Today I wanted to write a note to aspiring nutrition students based on my experience in undergrad and some skills that I wished I had taken out of it. Below are but a few examples.
In undergrad I was intently focused on learning everything I could on sports nutrition. If it didn’t pertain to protein needs, nutrient timing or supplements, I wasn’t all that interested. I had such intense blinders on that I failed to recognize the importance of so many other skills that were taught in my classes that would help me in my counseling of future clients.
I was missing the forest for the trees, the big picture for the specific details that I only cared about.
When we had a class on cooking techniques and strategies I bemoaned how “unhealthy” many of the recipes were that we made, not seeing beyond that flaw and recognizing the basic cooking skills I could be developing and then being able to show or describe to future clients. While I am slowly learning many of these things on my own, I should have taken much greater advantage of the opportunity granted to me.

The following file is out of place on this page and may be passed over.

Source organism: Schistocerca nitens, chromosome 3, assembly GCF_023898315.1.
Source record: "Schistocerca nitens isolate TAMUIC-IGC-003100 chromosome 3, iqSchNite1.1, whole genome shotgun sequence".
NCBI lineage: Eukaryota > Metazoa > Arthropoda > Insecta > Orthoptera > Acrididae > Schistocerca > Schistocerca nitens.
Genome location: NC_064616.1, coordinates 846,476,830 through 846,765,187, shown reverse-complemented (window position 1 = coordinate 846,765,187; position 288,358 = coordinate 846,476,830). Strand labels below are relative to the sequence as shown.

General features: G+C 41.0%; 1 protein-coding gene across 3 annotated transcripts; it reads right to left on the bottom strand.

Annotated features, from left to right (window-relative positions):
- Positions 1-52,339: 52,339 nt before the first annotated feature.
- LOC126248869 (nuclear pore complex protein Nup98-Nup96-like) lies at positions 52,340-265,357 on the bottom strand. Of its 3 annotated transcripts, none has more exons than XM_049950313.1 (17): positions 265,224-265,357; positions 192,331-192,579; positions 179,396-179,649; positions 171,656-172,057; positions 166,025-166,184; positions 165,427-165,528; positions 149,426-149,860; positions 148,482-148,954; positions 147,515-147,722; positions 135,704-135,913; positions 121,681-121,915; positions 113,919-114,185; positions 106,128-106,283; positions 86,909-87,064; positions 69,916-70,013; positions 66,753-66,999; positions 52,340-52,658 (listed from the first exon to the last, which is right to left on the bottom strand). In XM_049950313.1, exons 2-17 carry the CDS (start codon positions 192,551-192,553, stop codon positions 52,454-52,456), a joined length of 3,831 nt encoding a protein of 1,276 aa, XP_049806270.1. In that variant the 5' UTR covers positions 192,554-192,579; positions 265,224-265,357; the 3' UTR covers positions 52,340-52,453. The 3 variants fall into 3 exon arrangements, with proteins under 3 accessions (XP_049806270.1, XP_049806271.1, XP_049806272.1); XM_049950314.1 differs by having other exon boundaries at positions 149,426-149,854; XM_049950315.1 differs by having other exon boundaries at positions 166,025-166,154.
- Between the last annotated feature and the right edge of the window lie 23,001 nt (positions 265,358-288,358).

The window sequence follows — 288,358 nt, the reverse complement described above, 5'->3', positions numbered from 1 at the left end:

I am became a certified food manager and learned all about food safety and proper storage in school, and fortunately I do remember much of those details (and some are just common sense), but at the time I certainly did not recognize its importance to my future work. Who cares about the temperature danger zone when there is a new study on post-workout nutrition! In retrospect I see now how being well-versed in that information can have such a massive impact on community health initiatives, because many people have had little to no education on the topic.
While I worked hard to make up for this one, I also did not have much interest in nutrition needs throughout the life cycle. I wasn’t all that interested in how nutrition needs are different when you are 85 (or 6 for that matter). I failed to recognize how this would apply to my future clientele, not realizing that it applies to everyone at some point or another!
The point is to not miss the forest for the trees. While it is awesome to have a niche or an area of intense passion and focus, it is imperative not to exclude the many other elements that can impact your ability as an educator, counselor, facilitator. There is a far bigger picture in the real world that so many, or at least I, was not aware of in college. Develop a wide array of skills, you never know what opportunity lay around the corner to put them to work.
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